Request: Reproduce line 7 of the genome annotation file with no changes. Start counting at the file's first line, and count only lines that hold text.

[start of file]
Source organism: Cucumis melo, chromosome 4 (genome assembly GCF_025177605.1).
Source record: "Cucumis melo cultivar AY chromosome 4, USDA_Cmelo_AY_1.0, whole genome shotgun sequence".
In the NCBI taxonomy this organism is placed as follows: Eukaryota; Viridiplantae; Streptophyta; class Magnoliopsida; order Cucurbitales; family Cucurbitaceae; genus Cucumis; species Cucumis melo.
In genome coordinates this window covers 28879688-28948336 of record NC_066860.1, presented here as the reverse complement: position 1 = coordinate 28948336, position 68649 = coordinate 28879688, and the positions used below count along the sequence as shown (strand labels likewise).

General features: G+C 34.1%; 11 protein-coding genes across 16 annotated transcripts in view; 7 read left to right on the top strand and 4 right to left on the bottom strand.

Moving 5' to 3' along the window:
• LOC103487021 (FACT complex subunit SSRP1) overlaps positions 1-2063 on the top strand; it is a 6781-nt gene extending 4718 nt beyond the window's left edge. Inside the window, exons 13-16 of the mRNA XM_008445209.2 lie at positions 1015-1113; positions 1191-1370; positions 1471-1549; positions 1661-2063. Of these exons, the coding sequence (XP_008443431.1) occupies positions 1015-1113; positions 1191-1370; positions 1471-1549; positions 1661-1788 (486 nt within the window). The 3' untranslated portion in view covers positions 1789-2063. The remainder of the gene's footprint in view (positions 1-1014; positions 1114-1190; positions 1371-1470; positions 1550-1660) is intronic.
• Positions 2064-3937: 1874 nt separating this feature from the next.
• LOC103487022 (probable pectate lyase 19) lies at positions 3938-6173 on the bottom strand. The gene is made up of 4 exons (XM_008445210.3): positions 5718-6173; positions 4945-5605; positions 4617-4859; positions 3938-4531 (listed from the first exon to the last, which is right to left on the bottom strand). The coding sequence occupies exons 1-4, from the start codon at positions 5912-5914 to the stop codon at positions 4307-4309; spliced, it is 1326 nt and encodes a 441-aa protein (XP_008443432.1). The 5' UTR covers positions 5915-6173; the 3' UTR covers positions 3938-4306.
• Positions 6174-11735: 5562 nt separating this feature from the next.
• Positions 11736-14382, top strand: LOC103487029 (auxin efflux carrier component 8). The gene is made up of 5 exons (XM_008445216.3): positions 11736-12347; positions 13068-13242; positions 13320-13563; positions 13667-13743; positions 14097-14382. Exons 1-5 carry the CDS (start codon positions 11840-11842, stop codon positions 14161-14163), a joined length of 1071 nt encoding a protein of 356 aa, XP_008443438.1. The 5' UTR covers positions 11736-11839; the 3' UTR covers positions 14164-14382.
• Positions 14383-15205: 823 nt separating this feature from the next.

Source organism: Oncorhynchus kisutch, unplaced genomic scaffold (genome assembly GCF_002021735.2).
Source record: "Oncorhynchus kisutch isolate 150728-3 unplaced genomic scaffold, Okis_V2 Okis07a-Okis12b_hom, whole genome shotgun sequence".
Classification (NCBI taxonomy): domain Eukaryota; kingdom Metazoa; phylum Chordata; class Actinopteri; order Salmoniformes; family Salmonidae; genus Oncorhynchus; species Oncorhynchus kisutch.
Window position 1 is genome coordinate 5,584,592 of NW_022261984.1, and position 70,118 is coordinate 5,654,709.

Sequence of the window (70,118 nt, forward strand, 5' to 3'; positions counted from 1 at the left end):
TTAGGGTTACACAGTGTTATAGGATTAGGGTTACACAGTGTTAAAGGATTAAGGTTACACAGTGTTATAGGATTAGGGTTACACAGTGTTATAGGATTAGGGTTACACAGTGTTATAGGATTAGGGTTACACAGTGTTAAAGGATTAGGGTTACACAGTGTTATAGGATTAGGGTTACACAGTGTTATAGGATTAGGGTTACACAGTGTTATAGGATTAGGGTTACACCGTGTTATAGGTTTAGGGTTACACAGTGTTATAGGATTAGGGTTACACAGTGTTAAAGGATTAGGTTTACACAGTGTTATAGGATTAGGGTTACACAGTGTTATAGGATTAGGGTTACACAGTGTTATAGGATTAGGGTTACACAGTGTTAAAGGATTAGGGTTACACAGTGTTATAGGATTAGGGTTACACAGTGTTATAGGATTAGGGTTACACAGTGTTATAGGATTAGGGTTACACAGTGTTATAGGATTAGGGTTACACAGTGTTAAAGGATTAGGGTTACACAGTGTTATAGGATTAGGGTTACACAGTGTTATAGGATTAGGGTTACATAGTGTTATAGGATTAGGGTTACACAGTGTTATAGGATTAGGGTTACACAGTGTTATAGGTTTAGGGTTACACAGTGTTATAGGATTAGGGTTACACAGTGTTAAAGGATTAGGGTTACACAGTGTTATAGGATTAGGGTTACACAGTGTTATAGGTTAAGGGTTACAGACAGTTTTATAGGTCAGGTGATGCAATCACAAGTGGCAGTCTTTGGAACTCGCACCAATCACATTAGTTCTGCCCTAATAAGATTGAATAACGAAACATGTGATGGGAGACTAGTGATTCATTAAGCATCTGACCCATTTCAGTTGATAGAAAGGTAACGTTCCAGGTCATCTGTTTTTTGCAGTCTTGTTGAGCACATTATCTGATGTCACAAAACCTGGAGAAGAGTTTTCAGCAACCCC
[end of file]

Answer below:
• LOC103487021 (FACT complex subunit SSRP1) overlaps positions 1-2063 on the top strand; it is a 6781-nt gene extending 4718 nt beyond the window's left edge. Inside the window, exons 13-16 of the mRNA XM_008445209.2 lie at positions 1015-1113; positions 1191-1370; positions 1471-1549; positions 1661-2063. Of these exons, the coding sequence (XP_008443431.1) occupies positions 1015-1113; positions 1191-1370; positions 1471-1549; positions 1661-1788 (486 nt within the window). The 3' untranslated portion in view covers positions 1789-2063. The remainder of the gene's footprint in view (positions 1-1014; positions 1114-1190; positions 1371-1470; positions 1550-1660) is intronic.